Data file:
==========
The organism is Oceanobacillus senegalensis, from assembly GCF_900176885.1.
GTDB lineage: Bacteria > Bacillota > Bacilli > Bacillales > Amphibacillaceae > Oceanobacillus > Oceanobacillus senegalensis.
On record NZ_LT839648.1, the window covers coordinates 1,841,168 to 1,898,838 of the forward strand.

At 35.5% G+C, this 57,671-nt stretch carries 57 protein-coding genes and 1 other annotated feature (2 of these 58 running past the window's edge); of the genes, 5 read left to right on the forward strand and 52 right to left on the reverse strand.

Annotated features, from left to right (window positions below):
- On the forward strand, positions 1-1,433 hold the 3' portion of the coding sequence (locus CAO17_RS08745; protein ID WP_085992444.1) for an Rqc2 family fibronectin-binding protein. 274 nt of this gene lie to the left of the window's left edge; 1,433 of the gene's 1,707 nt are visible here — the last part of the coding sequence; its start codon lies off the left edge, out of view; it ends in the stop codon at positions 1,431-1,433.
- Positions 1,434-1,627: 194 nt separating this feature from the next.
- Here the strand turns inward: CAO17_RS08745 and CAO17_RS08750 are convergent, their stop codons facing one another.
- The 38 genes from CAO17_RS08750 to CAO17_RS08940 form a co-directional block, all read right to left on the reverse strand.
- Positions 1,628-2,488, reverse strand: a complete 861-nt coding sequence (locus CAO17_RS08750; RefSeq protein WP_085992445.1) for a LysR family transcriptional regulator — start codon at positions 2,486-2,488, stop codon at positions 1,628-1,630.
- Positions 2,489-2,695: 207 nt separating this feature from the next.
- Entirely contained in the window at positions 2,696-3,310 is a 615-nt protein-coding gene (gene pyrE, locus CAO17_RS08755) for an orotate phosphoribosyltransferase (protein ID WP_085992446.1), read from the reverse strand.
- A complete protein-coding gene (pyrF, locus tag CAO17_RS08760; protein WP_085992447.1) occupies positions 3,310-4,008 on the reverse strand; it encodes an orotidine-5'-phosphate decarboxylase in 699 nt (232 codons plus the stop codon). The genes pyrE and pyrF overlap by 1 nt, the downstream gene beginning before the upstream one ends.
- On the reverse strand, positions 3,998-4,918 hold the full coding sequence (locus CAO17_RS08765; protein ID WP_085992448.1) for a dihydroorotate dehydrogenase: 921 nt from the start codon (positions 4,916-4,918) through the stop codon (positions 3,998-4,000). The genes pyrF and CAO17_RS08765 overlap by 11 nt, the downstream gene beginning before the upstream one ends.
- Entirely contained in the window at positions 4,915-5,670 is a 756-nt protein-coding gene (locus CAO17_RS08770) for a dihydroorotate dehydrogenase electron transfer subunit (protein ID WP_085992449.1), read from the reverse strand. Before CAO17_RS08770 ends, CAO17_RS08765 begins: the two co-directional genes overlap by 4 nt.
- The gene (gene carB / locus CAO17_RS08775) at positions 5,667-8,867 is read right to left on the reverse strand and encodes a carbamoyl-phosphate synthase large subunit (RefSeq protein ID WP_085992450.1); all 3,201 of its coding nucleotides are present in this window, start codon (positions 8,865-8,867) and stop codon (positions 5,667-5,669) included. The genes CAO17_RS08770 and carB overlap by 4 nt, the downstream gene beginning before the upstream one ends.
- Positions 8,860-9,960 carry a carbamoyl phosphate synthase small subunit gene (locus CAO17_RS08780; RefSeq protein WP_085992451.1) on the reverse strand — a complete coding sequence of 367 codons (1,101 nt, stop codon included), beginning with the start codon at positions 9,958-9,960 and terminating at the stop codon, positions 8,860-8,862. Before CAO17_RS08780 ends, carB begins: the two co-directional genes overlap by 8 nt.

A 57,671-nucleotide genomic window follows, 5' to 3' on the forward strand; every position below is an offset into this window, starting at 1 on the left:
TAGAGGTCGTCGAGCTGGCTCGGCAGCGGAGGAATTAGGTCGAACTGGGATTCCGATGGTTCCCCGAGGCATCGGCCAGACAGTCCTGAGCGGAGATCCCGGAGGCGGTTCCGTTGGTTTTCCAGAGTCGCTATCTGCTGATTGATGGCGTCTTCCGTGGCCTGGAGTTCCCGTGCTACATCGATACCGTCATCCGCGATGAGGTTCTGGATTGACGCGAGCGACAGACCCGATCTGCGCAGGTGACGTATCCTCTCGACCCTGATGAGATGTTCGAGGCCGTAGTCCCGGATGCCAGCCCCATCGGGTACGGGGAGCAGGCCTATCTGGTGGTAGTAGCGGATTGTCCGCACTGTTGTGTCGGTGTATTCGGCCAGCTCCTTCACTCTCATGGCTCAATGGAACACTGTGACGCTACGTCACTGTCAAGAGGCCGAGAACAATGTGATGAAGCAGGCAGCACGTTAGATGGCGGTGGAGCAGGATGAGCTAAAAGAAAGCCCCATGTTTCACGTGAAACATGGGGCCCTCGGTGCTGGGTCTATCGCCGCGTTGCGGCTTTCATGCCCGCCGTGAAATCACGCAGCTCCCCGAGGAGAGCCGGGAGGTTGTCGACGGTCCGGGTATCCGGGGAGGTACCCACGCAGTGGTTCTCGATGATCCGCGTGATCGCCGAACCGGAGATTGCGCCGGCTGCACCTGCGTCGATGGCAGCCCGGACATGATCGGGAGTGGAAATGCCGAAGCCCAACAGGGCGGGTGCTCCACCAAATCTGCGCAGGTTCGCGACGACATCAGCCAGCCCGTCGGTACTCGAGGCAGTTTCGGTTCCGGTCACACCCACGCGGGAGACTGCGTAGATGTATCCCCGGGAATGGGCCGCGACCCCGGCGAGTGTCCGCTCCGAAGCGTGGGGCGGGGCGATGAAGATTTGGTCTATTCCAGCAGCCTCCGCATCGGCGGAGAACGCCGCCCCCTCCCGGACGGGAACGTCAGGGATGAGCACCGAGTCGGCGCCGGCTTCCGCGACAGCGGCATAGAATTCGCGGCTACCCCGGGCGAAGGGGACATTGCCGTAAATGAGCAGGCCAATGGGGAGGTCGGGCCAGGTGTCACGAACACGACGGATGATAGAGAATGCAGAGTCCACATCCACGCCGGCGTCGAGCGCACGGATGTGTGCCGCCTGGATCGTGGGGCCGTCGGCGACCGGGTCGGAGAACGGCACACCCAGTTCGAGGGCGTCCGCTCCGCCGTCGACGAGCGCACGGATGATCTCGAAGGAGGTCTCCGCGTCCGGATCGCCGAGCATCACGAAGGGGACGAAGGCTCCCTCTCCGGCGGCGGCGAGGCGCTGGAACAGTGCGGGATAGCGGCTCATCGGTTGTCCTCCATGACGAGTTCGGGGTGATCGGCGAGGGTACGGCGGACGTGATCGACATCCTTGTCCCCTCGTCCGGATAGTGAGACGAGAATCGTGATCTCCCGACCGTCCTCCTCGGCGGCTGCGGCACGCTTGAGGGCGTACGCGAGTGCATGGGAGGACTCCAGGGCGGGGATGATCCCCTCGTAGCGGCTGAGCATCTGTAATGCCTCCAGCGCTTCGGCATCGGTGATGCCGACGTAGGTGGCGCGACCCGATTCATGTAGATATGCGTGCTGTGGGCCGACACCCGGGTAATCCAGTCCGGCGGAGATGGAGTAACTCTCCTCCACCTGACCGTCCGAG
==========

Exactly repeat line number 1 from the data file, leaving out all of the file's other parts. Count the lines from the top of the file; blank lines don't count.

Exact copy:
The organism is Oceanobacillus senegalensis, from assembly GCF_900176885.1.